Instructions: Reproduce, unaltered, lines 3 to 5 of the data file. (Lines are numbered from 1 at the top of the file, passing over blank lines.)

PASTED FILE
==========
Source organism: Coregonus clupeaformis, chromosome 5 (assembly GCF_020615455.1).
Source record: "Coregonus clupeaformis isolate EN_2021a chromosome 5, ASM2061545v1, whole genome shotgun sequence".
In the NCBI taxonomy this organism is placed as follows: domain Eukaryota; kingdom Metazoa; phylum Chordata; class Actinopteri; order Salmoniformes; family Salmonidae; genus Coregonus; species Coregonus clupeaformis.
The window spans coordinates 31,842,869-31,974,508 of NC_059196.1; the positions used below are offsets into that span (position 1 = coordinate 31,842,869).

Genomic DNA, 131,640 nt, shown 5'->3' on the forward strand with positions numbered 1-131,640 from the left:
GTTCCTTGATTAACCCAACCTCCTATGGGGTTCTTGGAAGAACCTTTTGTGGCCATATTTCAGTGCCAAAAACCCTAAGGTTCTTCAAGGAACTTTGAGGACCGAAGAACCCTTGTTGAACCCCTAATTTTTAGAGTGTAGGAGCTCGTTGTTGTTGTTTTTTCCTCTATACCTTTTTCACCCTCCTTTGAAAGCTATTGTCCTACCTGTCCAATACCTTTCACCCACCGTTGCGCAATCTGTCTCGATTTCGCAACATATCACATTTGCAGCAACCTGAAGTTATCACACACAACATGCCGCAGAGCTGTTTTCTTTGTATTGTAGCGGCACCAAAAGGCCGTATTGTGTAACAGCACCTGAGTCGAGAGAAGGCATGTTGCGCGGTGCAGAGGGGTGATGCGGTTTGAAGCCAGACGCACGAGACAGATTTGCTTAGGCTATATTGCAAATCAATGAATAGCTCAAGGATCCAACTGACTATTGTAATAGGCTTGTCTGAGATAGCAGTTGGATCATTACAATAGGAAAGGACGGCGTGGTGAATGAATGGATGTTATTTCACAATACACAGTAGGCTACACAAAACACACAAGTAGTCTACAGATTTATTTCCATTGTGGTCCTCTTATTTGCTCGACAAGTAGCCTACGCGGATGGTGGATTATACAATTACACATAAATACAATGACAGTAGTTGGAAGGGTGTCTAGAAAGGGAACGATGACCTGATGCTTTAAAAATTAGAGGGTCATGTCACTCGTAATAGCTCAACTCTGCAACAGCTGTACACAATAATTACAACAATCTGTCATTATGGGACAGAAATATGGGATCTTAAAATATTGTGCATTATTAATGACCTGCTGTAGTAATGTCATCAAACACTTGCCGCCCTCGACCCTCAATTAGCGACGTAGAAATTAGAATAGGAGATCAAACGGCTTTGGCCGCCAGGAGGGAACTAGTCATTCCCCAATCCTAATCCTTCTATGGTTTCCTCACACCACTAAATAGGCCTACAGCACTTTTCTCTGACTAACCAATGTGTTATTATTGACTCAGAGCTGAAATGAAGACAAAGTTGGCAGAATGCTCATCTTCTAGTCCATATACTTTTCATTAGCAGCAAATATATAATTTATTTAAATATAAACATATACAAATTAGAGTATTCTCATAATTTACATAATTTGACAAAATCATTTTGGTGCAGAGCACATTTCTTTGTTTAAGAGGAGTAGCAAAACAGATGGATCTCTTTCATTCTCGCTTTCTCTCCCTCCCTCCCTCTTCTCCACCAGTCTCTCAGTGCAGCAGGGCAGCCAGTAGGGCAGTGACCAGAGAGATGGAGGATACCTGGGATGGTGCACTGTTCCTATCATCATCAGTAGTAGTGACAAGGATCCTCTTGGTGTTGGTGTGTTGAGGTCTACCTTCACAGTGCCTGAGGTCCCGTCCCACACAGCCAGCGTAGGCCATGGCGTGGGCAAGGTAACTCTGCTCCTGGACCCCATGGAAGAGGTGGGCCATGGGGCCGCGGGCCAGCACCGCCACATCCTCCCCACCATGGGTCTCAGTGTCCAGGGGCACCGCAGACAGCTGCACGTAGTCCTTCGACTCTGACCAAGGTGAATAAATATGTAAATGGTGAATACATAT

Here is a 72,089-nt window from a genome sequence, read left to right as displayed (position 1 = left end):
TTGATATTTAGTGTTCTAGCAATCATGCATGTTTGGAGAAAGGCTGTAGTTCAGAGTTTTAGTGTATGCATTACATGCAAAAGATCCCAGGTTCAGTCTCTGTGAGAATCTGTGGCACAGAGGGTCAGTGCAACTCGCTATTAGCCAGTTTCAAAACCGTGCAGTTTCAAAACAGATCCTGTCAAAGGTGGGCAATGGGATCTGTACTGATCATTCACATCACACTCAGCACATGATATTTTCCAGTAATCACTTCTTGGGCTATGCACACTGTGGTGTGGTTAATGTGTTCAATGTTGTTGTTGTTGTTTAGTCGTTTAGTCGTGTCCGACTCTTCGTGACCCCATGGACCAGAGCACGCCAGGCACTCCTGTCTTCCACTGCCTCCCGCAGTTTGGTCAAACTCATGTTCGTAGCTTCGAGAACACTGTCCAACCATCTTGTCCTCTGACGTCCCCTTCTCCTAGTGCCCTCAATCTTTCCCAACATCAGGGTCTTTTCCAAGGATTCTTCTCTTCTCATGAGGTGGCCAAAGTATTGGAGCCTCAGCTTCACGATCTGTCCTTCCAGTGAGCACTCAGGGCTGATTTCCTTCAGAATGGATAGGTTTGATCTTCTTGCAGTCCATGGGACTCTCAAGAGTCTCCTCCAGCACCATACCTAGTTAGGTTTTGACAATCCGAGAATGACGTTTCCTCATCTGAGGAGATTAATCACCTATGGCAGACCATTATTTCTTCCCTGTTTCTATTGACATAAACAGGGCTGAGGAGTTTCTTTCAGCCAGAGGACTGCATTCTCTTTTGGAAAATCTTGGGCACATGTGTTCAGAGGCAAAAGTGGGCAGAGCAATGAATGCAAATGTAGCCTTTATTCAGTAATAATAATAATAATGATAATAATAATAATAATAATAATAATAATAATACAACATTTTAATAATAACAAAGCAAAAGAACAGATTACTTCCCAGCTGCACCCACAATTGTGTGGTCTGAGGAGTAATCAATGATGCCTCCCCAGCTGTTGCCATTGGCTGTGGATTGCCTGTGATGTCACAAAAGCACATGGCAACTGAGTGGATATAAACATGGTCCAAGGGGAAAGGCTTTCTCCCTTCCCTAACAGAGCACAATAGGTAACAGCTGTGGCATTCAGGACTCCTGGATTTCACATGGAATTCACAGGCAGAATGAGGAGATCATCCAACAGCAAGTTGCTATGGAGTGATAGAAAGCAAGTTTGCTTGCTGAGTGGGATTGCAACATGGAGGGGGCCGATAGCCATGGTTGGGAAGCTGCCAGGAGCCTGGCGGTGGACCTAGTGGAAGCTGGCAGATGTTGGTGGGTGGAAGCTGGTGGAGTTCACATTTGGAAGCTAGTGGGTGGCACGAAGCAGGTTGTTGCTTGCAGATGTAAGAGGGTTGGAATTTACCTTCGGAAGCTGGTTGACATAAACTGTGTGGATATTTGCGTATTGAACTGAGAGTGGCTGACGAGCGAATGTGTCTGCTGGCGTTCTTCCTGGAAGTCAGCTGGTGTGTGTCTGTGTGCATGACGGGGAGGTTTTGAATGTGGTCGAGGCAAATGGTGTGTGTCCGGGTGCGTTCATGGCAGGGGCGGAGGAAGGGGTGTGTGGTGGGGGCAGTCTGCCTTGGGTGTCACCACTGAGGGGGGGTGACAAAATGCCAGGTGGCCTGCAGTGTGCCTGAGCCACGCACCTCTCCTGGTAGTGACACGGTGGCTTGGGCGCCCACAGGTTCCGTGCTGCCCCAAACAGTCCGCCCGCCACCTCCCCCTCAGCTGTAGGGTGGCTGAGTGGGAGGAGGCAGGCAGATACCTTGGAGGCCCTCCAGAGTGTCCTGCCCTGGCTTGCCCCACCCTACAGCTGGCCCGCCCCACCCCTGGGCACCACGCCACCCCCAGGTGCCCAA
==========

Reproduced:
In the NCBI taxonomy this organism is placed as follows: domain Eukaryota; kingdom Metazoa; phylum Chordata; class Actinopteri; order Salmoniformes; family Salmonidae; genus Coregonus; species Coregonus clupeaformis.
The window spans coordinates 31,842,869-31,974,508 of NC_059196.1; the positions used below are offsets into that span (position 1 = coordinate 31,842,869).

Genomic DNA, 131,640 nt, shown 5'->3' on the forward strand with positions numbered 1-131,640 from the left: